Big Data And Baseball Fans: Business Analytics Goes MainstreamWhen Gartner reported in March that 42 percent of IT leaders have invested in Big Data or plan to do so in a year, a SiliconeANGLE headline read that Big Data was finally “going mainstream.”
Gartner’s stats are impressive indeed. But if you really need confirmation that Big Data analytics is going mainstream, look what’s happening in baseball. According to a recent article in The New York Times, as more Major League Baseball teams use data to make team-building decisions, they are leaning on sportscasters to help audiences better understand what the data means.
Big Data and Baseball
Robert Ford, 33, who was hired by the Houston Astros in the off-season to call games with Steve Sparks, explained that the team “wanted a broadcaster who is at least comfortable with exploring the idea of discussing advanced statistics and what they mean.”
“We need (sportscasters) to tell the story of how we are making decisions and putting the organization together,” George Postolos, the Houston Astros’ president and chief executive, told the newspaper.
For example, why was Ben Zobrist added to the team’s lineup? As the pre-game notes to the media explained, Zobrist has a high WAR (wins above replacement) ranking, which is a measure of a player’s offensive and defensive contributions relative to others who play his position and could replace him.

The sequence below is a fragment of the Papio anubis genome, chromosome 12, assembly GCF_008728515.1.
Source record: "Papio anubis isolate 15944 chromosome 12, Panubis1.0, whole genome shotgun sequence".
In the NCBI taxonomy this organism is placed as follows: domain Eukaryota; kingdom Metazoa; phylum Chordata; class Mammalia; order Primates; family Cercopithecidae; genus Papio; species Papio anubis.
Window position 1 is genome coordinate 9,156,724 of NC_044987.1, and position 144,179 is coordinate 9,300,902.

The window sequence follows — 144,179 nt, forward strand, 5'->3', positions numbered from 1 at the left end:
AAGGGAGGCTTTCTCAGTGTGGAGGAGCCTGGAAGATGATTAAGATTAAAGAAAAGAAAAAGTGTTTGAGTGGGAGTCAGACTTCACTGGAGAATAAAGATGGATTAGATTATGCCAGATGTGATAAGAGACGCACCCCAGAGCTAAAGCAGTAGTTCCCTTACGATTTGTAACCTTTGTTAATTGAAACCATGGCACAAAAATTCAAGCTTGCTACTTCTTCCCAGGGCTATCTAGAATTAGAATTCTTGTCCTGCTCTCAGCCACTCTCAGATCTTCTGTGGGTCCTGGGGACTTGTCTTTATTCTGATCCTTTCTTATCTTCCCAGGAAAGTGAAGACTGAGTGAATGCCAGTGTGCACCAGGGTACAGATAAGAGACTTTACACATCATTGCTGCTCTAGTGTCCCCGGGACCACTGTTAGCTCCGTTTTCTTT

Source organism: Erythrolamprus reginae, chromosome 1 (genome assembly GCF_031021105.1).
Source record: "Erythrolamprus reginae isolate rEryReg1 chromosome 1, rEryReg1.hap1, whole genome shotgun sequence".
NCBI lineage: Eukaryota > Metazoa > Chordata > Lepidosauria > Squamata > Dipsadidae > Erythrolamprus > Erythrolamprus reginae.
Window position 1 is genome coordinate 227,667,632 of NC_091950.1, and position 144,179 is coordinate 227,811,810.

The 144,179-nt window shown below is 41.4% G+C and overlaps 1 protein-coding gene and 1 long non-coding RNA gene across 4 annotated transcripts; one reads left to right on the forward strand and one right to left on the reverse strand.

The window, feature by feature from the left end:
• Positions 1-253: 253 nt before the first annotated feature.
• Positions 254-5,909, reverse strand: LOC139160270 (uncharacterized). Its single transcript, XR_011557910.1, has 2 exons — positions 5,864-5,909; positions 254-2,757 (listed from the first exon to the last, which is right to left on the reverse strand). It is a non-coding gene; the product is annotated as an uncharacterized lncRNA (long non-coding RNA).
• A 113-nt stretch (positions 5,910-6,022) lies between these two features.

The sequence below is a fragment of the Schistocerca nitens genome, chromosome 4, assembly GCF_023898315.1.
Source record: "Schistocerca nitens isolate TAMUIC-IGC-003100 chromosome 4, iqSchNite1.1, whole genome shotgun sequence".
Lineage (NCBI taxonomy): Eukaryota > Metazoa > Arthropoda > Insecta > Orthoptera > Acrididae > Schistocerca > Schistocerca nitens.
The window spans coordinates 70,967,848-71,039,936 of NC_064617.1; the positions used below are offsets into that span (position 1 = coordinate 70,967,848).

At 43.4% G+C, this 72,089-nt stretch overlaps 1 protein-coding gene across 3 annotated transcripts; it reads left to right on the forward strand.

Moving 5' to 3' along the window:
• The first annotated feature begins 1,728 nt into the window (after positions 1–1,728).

Apparently, all of the Big Data details are not going over the heads of the fans. For millions of them – especially fantasy league enthusiasts – stats like WAR, VORP (value over replacement player), and BABIP (batting average on balls in play) are important numbers. Like real team management, fantasy team owners give these and other stats a lot of weight when selecting players.
Fan interest in player data is so strong that providing this information is now considered part of the fan experience at ballparks. For example, at Yankee Stadium kiosks provide fans with the opportunity to play fantasy baseball scenarios utilizing over 100 years of team data rendered with the help of SAP software.
If the guys up the radio booth are going to be talking Sabermetrics, –the analysis of baseball through statistics that measure in-game activity – might Gartner be understating how many businesses will invest in Big Data?
According to the report, one of the reasons why companies are taking a harder look at Big Data is in response to the increasing media coverage of it. “This makes IT and business leaders worry that they are behind competitors in launching their big data initiatives,” Frank Buytendijk, research vice president at Gartner.
If fantasy league owners fantasy team managers are crunching numbers to select a utility infielder, it’s a good bet that business leaders will take a closer look at Big Data too.
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